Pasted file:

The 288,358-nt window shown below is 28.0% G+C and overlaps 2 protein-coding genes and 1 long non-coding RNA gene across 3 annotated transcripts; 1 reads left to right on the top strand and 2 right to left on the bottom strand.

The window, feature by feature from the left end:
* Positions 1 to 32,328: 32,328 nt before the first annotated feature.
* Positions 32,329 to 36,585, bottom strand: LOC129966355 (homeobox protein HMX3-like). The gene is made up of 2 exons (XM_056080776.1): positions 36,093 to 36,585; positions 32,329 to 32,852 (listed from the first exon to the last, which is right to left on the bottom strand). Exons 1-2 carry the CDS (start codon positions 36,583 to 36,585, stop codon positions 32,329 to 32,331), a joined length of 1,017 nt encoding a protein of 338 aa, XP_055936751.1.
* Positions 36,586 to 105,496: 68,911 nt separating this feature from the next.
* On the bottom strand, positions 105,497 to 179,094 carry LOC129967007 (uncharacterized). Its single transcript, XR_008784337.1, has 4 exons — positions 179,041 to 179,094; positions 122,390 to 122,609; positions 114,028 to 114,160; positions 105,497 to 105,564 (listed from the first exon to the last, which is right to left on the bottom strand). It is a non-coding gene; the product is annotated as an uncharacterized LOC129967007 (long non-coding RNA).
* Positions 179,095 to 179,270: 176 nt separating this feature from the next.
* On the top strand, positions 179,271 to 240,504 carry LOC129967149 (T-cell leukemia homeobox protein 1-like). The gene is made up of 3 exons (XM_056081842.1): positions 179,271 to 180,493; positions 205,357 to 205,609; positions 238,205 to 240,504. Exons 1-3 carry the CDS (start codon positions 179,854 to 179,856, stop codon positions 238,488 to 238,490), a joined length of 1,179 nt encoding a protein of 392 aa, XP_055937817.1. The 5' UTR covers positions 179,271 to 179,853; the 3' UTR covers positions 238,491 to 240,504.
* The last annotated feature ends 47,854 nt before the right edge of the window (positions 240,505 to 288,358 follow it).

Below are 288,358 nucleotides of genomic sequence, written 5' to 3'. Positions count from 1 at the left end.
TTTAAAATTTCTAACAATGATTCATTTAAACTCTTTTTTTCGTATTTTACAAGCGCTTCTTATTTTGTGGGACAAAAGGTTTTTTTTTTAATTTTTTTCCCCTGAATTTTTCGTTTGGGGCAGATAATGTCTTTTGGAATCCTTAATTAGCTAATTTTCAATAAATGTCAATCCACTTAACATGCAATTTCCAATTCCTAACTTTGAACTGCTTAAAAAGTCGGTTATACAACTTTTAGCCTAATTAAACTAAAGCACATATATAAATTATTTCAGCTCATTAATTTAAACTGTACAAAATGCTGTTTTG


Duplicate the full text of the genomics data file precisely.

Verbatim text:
The 288,358-nt window shown below is 28.0% G+C and overlaps 2 protein-coding genes and 1 long non-coding RNA gene across 3 annotated transcripts; 1 reads left to right on the top strand and 2 right to left on the bottom strand.

The window, feature by feature from the left end:
* Positions 1 to 32,328: 32,328 nt before the first annotated feature.
* Positions 32,329 to 36,585, bottom strand: LOC129966355 (homeobox protein HMX3-like). The gene is made up of 2 exons (XM_056080776.1): positions 36,093 to 36,585; positions 32,329 to 32,852 (listed from the first exon to the last, which is right to left on the bottom strand). Exons 1-2 carry the CDS (start codon positions 36,583 to 36,585, stop codon positions 32,329 to 32,331), a joined length of 1,017 nt encoding a protein of 338 aa, XP_055936751.1.
* Positions 36,586 to 105,496: 68,911 nt separating this feature from the next.
* On the bottom strand, positions 105,497 to 179,094 carry LOC129967007 (uncharacterized). Its single transcript, XR_008784337.1, has 4 exons — positions 179,041 to 179,094; positions 122,390 to 122,609; positions 114,028 to 114,160; positions 105,497 to 105,564 (listed from the first exon to the last, which is right to left on the bottom strand). It is a non-coding gene; the product is annotated as an uncharacterized LOC129967007 (long non-coding RNA).
* Positions 179,095 to 179,270: 176 nt separating this feature from the next.
* On the top strand, positions 179,271 to 240,504 carry LOC129967149 (T-cell leukemia homeobox protein 1-like). The gene is made up of 3 exons (XM_056081842.1): positions 179,271 to 180,493; positions 205,357 to 205,609; positions 238,205 to 240,504. Exons 1-3 carry the CDS (start codon positions 179,854 to 179,856, stop codon positions 238,488 to 238,490), a joined length of 1,179 nt encoding a protein of 392 aa, XP_055937817.1. The 5' UTR covers positions 179,271 to 179,853; the 3' UTR covers positions 238,491 to 240,504.
* The last annotated feature ends 47,854 nt before the right edge of the window (positions 240,505 to 288,358 follow it).

Below are 288,358 nucleotides of genomic sequence, written 5' to 3'. Positions count from 1 at the left end.
TTTAAAATTTCTAACAATGATTCATTTAAACTCTTTTTTTCGTATTTTACAAGCGCTTCTTATTTTGTGGGACAAAAGGTTTTTTTTTTAATTTTTTTCCCCTGAATTTTTCGTTTGGGGCAGATAATGTCTTTTGGAATCCTTAATTAGCTAATTTTCAATAAATGTCAATCCACTTAACATGCAATTTCCAATTCCTAACTTTGAACTGCTTAAAAAGTCGGTTATACAACTTTTAGCCTAATTAAACTAAAGCACATATATAAATTATTTCAGCTCATTAATTTAAACTGTACAAAATGCTGTTTTG